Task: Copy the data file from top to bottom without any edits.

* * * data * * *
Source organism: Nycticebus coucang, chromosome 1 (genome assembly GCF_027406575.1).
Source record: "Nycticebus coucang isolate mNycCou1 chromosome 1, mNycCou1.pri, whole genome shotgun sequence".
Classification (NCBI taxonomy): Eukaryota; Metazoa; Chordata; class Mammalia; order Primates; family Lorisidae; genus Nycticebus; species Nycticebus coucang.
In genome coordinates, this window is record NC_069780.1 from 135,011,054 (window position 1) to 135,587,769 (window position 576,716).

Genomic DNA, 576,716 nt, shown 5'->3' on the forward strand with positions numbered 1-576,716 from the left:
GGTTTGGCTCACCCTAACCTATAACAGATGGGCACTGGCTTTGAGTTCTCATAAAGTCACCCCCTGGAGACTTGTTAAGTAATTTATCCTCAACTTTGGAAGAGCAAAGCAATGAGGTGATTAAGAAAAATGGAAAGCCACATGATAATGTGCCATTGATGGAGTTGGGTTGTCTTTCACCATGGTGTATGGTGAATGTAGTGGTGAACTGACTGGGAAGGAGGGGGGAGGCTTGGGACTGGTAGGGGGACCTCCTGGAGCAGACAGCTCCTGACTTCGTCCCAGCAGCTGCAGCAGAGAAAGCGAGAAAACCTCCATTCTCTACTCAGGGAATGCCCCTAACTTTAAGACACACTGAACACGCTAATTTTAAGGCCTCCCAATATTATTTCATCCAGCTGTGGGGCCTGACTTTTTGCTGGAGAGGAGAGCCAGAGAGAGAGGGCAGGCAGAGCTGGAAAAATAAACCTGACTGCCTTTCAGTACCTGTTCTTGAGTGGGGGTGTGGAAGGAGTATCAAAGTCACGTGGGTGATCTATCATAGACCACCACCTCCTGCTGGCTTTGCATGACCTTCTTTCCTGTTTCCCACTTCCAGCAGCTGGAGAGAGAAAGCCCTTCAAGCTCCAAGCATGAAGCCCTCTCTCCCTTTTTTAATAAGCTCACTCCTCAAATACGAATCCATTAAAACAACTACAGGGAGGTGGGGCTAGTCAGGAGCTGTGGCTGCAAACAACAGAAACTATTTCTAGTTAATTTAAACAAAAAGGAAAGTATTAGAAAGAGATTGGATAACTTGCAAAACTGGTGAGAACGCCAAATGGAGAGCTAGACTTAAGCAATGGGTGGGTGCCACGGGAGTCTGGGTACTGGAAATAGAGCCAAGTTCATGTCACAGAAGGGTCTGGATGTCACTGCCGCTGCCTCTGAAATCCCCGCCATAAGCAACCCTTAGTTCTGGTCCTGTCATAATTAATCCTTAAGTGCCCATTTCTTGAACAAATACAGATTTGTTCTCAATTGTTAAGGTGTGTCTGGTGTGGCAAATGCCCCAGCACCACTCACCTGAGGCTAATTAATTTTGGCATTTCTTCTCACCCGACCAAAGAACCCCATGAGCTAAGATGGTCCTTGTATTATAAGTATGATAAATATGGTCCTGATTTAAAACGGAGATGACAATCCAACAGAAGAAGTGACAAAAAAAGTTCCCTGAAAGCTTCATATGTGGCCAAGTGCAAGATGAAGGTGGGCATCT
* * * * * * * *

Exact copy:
Source organism: Nycticebus coucang, chromosome 1 (genome assembly GCF_027406575.1).
Source record: "Nycticebus coucang isolate mNycCou1 chromosome 1, mNycCou1.pri, whole genome shotgun sequence".
Classification (NCBI taxonomy): Eukaryota; Metazoa; Chordata; class Mammalia; order Primates; family Lorisidae; genus Nycticebus; species Nycticebus coucang.
In genome coordinates, this window is record NC_069780.1 from 135,011,054 (window position 1) to 135,587,769 (window position 576,716).

Genomic DNA, 576,716 nt, shown 5'->3' on the forward strand with positions numbered 1-576,716 from the left:
GGTTTGGCTCACCCTAACCTATAACAGATGGGCACTGGCTTTGAGTTCTCATAAAGTCACCCCCTGGAGACTTGTTAAGTAATTTATCCTCAACTTTGGAAGAGCAAAGCAATGAGGTGATTAAGAAAAATGGAAAGCCACATGATAATGTGCCATTGATGGAGTTGGGTTGTCTTTCACCATGGTGTATGGTGAATGTAGTGGTGAACTGACTGGGAAGGAGGGGGGAGGCTTGGGACTGGTAGGGGGACCTCCTGGAGCAGACAGCTCCTGACTTCGTCCCAGCAGCTGCAGCAGAGAAAGCGAGAAAACCTCCATTCTCTACTCAGGGAATGCCCCTAACTTTAAGACACACTGAACACGCTAATTTTAAGGCCTCCCAATATTATTTCATCCAGCTGTGGGGCCTGACTTTTTGCTGGAGAGGAGAGCCAGAGAGAGAGGGCAGGCAGAGCTGGAAAAATAAACCTGACTGCCTTTCAGTACCTGTTCTTGAGTGGGGGTGTGGAAGGAGTATCAAAGTCACGTGGGTGATCTATCATAGACCACCACCTCCTGCTGGCTTTGCATGACCTTCTTTCCTGTTTCCCACTTCCAGCAGCTGGAGAGAGAAAGCCCTTCAAGCTCCAAGCATGAAGCCCTCTCTCCCTTTTTTAATAAGCTCACTCCTCAAATACGAATCCATTAAAACAACTACAGGGAGGTGGGGCTAGTCAGGAGCTGTGGCTGCAAACAACAGAAACTATTTCTAGTTAATTTAAACAAAAAGGAAAGTATTAGAAAGAGATTGGATAACTTGCAAAACTGGTGAGAACGCCAAATGGAGAGCTAGACTTAAGCAATGGGTGGGTGCCACGGGAGTCTGGGTACTGGAAATAGAGCCAAGTTCATGTCACAGAAGGGTCTGGATGTCACTGCCGCTGCCTCTGAAATCCCCGCCATAAGCAACCCTTAGTTCTGGTCCTGTCATAATTAATCCTTAAGTGCCCATTTCTTGAACAAATACAGATTTGTTCTCAATTGTTAAGGTGTGTCTGGTGTGGCAAATGCCCCAGCACCACTCACCTGAGGCTAATTAATTTTGGCATTTCTTCTCACCCGACCAAAGAACCCCATGAGCTAAGATGGTCCTTGTATTATAAGTATGATAAATATGGTCCTGATTTAAAACGGAGATGACAATCCAACAGAAGAAGTGACAAAAAAAGTTCCCTGAAAGCTTCATATGTGGCCAAGTGCAAGATGAAGGTGGGCATCT